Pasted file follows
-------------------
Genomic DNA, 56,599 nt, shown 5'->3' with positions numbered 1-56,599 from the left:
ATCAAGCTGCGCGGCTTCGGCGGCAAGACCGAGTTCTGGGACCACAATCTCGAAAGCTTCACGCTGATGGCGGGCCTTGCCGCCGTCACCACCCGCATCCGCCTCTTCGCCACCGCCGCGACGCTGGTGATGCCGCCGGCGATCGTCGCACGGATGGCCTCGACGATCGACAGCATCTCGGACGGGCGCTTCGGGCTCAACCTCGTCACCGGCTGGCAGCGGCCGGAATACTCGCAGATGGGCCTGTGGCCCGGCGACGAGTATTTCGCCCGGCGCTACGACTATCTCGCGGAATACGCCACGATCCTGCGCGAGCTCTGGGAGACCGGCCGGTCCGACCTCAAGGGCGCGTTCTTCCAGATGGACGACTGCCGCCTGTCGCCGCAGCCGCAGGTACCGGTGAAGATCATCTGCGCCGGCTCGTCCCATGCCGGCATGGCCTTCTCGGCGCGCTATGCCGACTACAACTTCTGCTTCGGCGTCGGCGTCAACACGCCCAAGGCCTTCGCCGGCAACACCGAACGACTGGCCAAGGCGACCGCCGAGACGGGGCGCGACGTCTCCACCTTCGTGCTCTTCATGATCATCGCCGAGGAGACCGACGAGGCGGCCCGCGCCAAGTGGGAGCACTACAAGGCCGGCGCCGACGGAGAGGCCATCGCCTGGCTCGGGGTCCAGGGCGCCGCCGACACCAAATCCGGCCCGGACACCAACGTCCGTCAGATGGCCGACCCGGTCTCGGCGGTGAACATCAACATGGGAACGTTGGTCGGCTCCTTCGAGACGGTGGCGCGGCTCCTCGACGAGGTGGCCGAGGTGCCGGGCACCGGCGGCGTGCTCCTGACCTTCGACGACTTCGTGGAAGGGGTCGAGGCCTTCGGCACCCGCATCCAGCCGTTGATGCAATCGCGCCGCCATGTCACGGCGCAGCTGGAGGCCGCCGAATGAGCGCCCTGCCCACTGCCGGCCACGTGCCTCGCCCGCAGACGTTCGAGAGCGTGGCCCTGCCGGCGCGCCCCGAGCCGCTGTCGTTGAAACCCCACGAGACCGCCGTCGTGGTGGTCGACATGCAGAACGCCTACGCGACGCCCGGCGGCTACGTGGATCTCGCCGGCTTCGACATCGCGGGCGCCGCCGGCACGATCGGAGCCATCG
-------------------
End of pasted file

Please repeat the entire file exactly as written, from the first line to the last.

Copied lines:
Genomic DNA, 56,599 nt, shown 5'->3' with positions numbered 1-56,599 from the left:
ATCAAGCTGCGCGGCTTCGGCGGCAAGACCGAGTTCTGGGACCACAATCTCGAAAGCTTCACGCTGATGGCGGGCCTTGCCGCCGTCACCACCCGCATCCGCCTCTTCGCCACCGCCGCGACGCTGGTGATGCCGCCGGCGATCGTCGCACGGATGGCCTCGACGATCGACAGCATCTCGGACGGGCGCTTCGGGCTCAACCTCGTCACCGGCTGGCAGCGGCCGGAATACTCGCAGATGGGCCTGTGGCCCGGCGACGAGTATTTCGCCCGGCGCTACGACTATCTCGCGGAATACGCCACGATCCTGCGCGAGCTCTGGGAGACCGGCCGGTCCGACCTCAAGGGCGCGTTCTTCCAGATGGACGACTGCCGCCTGTCGCCGCAGCCGCAGGTACCGGTGAAGATCATCTGCGCCGGCTCGTCCCATGCCGGCATGGCCTTCTCGGCGCGCTATGCCGACTACAACTTCTGCTTCGGCGTCGGCGTCAACACGCCCAAGGCCTTCGCCGGCAACACCGAACGACTGGCCAAGGCGACCGCCGAGACGGGGCGCGACGTCTCCACCTTCGTGCTCTTCATGATCATCGCCGAGGAGACCGACGAGGCGGCCCGCGCCAAGTGGGAGCACTACAAGGCCGGCGCCGACGGAGAGGCCATCGCCTGGCTCGGGGTCCAGGGCGCCGCCGACACCAAATCCGGCCCGGACACCAACGTCCGTCAGATGGCCGACCCGGTCTCGGCGGTGAACATCAACATGGGAACGTTGGTCGGCTCCTTCGAGACGGTGGCGCGGCTCCTCGACGAGGTGGCCGAGGTGCCGGGCACCGGCGGCGTGCTCCTGACCTTCGACGACTTCGTGGAAGGGGTCGAGGCCTTCGGCACCCGCATCCAGCCGTTGATGCAATCGCGCCGCCATGTCACGGCGCAGCTGGAGGCCGCCGAATGAGCGCCCTGCCCACTGCCGGCCACGTGCCTCGCCCGCAGACGTTCGAGAGCGTGGCCCTGCCGGCGCGCCCCGAGCCGCTGTCGTTGAAACCCCACGAGACCGCCGTCGTGGTGGTCGACATGCAGAACGCCTACGCGACGCCCGGCGGCTACGTGGATCTCGCCGGCTTCGACATCGCGGGCGCCGCCGGCACGATCGGAGCCATCG